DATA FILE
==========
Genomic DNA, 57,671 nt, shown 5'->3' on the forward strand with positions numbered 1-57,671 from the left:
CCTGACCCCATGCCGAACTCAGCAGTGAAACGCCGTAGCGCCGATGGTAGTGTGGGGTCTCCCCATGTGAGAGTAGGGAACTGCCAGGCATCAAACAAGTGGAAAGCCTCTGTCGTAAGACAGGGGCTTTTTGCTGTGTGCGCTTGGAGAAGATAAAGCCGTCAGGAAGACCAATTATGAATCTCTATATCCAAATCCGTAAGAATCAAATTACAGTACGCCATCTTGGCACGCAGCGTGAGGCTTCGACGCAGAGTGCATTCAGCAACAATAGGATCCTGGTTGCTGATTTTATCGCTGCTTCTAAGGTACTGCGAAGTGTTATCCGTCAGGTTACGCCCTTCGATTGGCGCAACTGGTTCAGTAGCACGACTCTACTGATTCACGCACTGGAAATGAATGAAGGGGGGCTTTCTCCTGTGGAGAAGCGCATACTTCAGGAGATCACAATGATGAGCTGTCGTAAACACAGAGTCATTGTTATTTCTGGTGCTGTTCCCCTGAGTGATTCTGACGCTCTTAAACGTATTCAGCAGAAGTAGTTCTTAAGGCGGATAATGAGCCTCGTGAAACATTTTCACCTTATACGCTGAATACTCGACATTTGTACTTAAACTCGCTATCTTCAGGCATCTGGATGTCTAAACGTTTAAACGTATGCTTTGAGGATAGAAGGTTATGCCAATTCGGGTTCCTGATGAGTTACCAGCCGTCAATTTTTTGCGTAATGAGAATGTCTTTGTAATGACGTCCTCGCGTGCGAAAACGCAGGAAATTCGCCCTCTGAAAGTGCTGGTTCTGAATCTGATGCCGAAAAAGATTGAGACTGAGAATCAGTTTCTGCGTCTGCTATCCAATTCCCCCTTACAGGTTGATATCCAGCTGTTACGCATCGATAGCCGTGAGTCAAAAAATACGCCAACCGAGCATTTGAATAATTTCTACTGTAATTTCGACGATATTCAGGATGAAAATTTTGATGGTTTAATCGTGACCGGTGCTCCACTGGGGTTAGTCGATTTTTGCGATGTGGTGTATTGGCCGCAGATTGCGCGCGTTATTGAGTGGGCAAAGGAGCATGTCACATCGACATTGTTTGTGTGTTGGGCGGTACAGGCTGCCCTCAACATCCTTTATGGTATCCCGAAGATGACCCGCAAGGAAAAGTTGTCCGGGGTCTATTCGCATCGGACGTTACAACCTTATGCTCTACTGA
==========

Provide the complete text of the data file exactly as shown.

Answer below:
Genomic DNA, 57,671 nt, shown 5'->3' on the forward strand with positions numbered 1-57,671 from the left:
CCTGACCCCATGCCGAACTCAGCAGTGAAACGCCGTAGCGCCGATGGTAGTGTGGGGTCTCCCCATGTGAGAGTAGGGAACTGCCAGGCATCAAACAAGTGGAAAGCCTCTGTCGTAAGACAGGGGCTTTTTGCTGTGTGCGCTTGGAGAAGATAAAGCCGTCAGGAAGACCAATTATGAATCTCTATATCCAAATCCGTAAGAATCAAATTACAGTACGCCATCTTGGCACGCAGCGTGAGGCTTCGACGCAGAGTGCATTCAGCAACAATAGGATCCTGGTTGCTGATTTTATCGCTGCTTCTAAGGTACTGCGAAGTGTTATCCGTCAGGTTACGCCCTTCGATTGGCGCAACTGGTTCAGTAGCACGACTCTACTGATTCACGCACTGGAAATGAATGAAGGGGGGCTTTCTCCTGTGGAGAAGCGCATACTTCAGGAGATCACAATGATGAGCTGTCGTAAACACAGAGTCATTGTTATTTCTGGTGCTGTTCCCCTGAGTGATTCTGACGCTCTTAAACGTATTCAGCAGAAGTAGTTCTTAAGGCGGATAATGAGCCTCGTGAAACATTTTCACCTTATACGCTGAATACTCGACATTTGTACTTAAACTCGCTATCTTCAGGCATCTGGATGTCTAAACGTTTAAACGTATGCTTTGAGGATAGAAGGTTATGCCAATTCGGGTTCCTGATGAGTTACCAGCCGTCAATTTTTTGCGTAATGAGAATGTCTTTGTAATGACGTCCTCGCGTGCGAAAACGCAGGAAATTCGCCCTCTGAAAGTGCTGGTTCTGAATCTGATGCCGAAAAAGATTGAGACTGAGAATCAGTTTCTGCGTCTGCTATCCAATTCCCCCTTACAGGTTGATATCCAGCTGTTACGCATCGATAGCCGTGAGTCAAAAAATACGCCAACCGAGCATTTGAATAATTTCTACTGTAATTTCGACGATATTCAGGATGAAAATTTTGATGGTTTAATCGTGACCGGTGCTCCACTGGGGTTAGTCGATTTTTGCGATGTGGTGTATTGGCCGCAGATTGCGCGCGTTATTGAGTGGGCAAAGGAGCATGTCACATCGACATTGTTTGTGTGTTGGGCGGTACAGGCTGCCCTCAACATCCTTTATGGTATCCCGAAGATGACCCGCAAGGAAAAGTTGTCCGGGGTCTATTCGCATCGGACGTTACAACCTTATGCTCTACTGA